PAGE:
Cannabis Just Got A Little Greener In Washington

SB 5376 will cut down on cannabis waste ending up in landfills

Washington state took a big step in making the cannabis industry a little greener when the legislature passed SB 5376 which will allow the sale of cannabis waste and cut down on landfill waste. The bill was signed into law by Gov. Jay Inslee, with the help of sisters McKenzie and Avery, on Monday, March 25, 2024.

SB 5376 allows a licensed producer or processor to sell cannabis waste to the public to be used in gardening applications such as composting or as insecticides, in industrial materials such as “hempcrete,” or many other uses that seem to be growing along with the industry.

The Need for a Greener Industry

Washington state currently has roughly 2,200 cannabis producer and processor licenses. While not all are the same and waste generated from each can be significantly different, Zero Waste Washington estimates cannabis producers can produce roughly 500-1,000 pounds of organic cannabis waste every week. Further records from Washington state show that cannabis operations as a whole can produce tens of thousands of pounds of organic cannabis waste each year.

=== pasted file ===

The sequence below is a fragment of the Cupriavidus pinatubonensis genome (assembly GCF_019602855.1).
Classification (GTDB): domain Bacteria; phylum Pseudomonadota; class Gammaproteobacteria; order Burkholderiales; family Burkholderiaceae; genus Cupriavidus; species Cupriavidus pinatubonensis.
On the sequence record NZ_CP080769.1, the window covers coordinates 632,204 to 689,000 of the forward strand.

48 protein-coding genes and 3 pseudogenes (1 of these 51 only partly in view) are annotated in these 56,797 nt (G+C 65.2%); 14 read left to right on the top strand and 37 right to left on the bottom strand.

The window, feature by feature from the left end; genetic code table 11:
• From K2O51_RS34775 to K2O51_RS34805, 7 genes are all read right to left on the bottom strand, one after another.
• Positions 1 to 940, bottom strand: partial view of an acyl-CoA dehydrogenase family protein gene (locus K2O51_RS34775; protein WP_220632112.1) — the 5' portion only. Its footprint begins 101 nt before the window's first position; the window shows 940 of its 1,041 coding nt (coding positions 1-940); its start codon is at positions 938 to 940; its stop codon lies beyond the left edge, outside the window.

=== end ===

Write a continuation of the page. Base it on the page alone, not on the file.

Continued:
Prior to the passage of SB 5376, Washington law required producers and processors to render all cannabis waste unusable before it was to be destroyed, typically in landfills.

Producers and processors would routinely mix the organic cannabis waste with anything from food or cat litter to chemicals or harmful additives and oil as required by law to make render the material unusable by bad actors. This unusable mixture would then be disposed of as dangerous waste, usually sent to the landfill. Instead, this waste is now able to be diverted from the landfill and used for more environmentally safe purposes.

Proponents of the measure have long since argued that this is only the first step in making the cannabis industry more ecofriendly by cutting down on waste and associated pollution. Another area of focus is on limiting or eliminating plastic packaging for cannabis products like edibles and raw flower.

Restrictions Still Apply, Although a Greener Future Is Ahead for Washington

The new law does have a few restrictions but for the most part, should provide a much more ecologically friendly option for waste products to the Washington state cannabis industry.  Restrictions in the bill include (a) the waste to be sold would not be designated as hazardous or hazardous waste; (b) the seller notifies the Washington state Department of Agriculture before the sale; and (c) the seller of the waste product makes all sales available to the public on an equal and nondiscriminatory basis. Additionally, any unsold cannabis waste must still then be rendered unusable before leaving the producer or processor.

Washington’s passage of SB 5376 signals a significant shift toward sustainability in the cannabis industry. By repurposing cannabis waste and reducing landfill reliance, the state is not only embracing ecologically safe practices but also setting a precedent for an environmentally responsible cannabis industry.

Source: Canna Law Blog

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